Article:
I’ll keep you posted, 

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Dog Day Afternoon

Fontana Village Lodge

Fontana Village Lodge

Day 20.  Really? Seems like … 

I left Brown Fork Gap this morning at 7:15 a.m. because I was up at 5 a.m. (sleep still eluding me!)  11.4 miles later I arrived at Fontana 28 AT Crossing at Fontana Dam.  At this point, I was able to call for a shuttle into Fontana Village, NC where I planned a one night’s stay.

I was hiking off and on with Cabot and Hobbs. (We were shelter mates earlier in the month.)  We hiked some together and then we met up again at Cable Gap (mm 159.2) and two other guys were there.  These guys had a dog with them. The dog wasn’t theirs but started following them on the trail.  Apparently there had been two dogs but one dropped off (smart dog!).  The dog had a collar with a phone number on it.  Cabot and Hobbs decided they would take the dog with them and when they got a phone signal call the owner and let them know they had found their dog.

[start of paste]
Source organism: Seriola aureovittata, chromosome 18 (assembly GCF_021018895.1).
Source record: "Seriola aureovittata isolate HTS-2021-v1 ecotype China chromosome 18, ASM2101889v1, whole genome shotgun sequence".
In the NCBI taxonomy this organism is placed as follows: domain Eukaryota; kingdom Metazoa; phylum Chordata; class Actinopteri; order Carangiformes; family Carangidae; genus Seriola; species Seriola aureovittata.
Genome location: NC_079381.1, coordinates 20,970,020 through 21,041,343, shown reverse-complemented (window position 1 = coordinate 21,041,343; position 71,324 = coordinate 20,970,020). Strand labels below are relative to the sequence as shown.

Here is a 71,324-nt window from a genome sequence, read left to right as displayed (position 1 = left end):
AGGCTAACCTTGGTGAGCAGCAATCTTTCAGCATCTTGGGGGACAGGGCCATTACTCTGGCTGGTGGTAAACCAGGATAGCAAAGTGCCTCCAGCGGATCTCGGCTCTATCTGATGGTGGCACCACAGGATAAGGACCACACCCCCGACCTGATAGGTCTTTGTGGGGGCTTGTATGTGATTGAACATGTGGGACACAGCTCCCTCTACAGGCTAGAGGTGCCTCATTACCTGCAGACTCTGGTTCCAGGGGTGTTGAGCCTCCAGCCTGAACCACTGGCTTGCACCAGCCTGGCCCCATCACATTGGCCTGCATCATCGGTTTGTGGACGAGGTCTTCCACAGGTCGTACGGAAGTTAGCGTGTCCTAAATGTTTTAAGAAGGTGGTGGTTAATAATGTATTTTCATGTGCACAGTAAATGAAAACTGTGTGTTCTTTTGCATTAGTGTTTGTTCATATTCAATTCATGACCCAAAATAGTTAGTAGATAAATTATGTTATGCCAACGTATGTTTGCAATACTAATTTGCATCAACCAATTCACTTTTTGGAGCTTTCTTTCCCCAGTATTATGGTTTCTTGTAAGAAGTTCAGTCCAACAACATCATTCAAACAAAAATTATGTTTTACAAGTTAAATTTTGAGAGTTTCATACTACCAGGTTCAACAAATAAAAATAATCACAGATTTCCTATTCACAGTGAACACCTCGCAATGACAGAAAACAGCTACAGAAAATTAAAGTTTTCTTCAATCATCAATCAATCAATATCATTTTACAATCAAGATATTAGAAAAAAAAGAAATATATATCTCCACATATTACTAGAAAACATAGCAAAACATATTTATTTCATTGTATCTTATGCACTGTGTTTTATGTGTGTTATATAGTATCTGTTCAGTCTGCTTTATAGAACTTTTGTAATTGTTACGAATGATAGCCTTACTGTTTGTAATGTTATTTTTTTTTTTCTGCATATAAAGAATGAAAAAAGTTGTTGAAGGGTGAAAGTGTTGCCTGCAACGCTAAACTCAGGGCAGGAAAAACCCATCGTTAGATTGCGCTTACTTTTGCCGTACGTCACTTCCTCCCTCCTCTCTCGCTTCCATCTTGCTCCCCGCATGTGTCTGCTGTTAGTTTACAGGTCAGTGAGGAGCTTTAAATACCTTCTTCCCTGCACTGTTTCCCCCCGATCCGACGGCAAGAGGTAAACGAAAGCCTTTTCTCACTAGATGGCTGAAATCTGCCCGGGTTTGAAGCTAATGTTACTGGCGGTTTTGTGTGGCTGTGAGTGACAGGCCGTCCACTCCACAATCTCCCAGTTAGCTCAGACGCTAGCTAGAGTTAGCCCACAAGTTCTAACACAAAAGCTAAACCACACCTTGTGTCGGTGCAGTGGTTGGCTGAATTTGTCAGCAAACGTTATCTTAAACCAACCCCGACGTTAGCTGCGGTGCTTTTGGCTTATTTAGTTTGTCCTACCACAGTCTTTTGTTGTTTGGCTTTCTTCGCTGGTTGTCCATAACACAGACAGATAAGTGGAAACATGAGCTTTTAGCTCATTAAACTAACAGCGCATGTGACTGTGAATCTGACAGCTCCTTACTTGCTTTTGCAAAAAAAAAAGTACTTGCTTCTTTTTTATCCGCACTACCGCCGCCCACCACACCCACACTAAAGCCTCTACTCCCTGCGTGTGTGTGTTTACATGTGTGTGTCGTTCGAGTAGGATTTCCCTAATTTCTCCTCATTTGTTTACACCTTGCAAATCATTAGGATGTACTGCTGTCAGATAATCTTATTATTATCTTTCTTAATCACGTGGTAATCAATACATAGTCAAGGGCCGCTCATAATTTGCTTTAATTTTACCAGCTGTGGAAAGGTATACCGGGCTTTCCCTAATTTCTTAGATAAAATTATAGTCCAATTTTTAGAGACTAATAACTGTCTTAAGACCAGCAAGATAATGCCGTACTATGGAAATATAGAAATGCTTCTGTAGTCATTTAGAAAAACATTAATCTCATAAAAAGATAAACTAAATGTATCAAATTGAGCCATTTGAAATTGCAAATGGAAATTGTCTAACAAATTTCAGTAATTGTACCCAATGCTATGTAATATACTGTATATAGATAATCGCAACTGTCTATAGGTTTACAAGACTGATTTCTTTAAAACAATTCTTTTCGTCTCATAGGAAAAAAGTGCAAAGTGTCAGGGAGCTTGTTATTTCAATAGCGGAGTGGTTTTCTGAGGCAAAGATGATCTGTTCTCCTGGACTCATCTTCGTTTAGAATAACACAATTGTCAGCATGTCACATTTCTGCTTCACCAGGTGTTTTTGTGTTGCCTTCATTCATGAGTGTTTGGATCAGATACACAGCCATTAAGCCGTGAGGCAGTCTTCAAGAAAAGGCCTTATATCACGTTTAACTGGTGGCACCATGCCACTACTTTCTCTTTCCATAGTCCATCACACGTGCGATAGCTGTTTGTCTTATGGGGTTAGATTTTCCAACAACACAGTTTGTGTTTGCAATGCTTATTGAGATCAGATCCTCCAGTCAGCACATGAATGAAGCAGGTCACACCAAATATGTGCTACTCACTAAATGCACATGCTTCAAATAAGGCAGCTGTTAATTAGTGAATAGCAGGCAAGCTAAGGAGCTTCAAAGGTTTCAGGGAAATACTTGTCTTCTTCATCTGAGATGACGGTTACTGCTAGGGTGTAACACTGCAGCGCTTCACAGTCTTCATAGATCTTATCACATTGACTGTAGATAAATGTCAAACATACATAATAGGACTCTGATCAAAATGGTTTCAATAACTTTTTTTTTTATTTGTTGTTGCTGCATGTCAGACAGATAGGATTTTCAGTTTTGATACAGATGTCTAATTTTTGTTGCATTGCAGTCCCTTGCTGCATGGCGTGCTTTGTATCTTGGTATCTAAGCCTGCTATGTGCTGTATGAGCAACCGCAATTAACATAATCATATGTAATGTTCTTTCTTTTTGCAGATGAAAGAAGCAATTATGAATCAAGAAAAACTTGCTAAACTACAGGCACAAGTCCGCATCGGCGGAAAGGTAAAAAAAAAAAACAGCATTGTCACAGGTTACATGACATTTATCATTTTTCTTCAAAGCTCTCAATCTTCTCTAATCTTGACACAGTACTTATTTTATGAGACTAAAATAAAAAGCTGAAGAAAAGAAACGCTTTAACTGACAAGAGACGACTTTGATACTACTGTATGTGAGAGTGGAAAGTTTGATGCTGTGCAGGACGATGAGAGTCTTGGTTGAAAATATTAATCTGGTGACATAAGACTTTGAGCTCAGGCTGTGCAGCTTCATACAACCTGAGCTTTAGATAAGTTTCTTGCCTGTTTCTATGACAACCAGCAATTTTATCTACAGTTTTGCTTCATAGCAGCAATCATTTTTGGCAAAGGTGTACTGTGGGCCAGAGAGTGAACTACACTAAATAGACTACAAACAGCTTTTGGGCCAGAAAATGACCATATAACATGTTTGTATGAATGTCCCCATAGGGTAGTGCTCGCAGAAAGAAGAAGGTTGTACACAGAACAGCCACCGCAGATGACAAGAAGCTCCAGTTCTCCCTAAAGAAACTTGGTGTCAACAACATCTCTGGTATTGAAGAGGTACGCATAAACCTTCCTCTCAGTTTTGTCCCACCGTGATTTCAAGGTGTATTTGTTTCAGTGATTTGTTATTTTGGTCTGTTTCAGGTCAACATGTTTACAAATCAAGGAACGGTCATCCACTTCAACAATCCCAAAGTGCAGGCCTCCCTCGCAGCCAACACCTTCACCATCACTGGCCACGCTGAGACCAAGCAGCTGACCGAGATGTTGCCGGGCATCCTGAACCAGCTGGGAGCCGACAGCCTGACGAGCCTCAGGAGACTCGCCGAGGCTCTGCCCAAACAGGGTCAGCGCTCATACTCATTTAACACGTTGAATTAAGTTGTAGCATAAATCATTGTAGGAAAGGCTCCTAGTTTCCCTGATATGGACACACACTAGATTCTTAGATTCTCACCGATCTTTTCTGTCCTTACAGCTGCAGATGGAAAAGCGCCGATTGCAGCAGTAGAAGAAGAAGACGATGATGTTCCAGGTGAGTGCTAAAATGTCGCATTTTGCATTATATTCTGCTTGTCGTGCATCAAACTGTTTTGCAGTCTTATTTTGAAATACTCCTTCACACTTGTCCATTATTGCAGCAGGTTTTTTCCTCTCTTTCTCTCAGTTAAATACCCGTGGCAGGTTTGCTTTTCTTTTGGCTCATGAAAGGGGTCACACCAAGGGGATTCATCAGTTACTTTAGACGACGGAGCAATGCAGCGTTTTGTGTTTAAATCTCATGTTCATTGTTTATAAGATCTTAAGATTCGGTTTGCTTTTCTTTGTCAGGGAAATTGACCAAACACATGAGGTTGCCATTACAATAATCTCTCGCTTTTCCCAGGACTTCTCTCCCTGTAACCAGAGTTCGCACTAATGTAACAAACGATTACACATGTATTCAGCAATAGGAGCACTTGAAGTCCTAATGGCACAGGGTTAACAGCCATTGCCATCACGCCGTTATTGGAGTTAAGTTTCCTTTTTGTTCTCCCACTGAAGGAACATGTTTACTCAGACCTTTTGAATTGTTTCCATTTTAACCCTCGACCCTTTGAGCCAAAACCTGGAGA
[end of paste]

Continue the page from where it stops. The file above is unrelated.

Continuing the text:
They left Cable Gap before I did and I caught up with them as they were still trying to get a phone signal.  My phone battery was dead, but that is a story for another time!  :)   Later I came across the “other dog”  and that one started following me!  The tags showed the same owner as the dog with Cabot and Hobbs.


Fontana Village Lodge

When I arrived at the trailhead a woman was waiting for her dogs (actually, I think her “husband’s dogs”, but he is out-of-town!)   Cabot and Hobbs arrived shortly with the second dog.   She said I need to tag them “Don’t feed me, don’t give me water or try to find my owners and I will go home on my own!”  The dog owners live on the mountain not far from the trail.  The two dogs like to run in the woods and hikers are always constantly rounding them up, calling her saying “we found your dog”, when in fact, the dogs are never lost!  I didn’t get a picture of the dogs, but I wish I would have.

I did take a stumble today that has left my right ankle sore. I am waiting it out to see how serious it might be. Tomorrow morning will tell the story if I continue or head home to see my doctor. (Catherine, are you available tomorrow?)

Blisters continue to pop up and I am treating them by covering with moleskin as I hike. I am at Fontana Village Lodge tonight and thought you might enjoy a few pictures of tonight’s “hostel!”  I’ve met up with Pinky in the lobby and for a youngster he is hobbling around from the last mountain too!

Starting  MM 155.3 Brown Fork Gap at 7:15 a.m.
Arrived MM   164.7 Fontana Crossing  2:15 p.m.
11.4 miles to a hot meal, warm bed, and a soaking bathtub!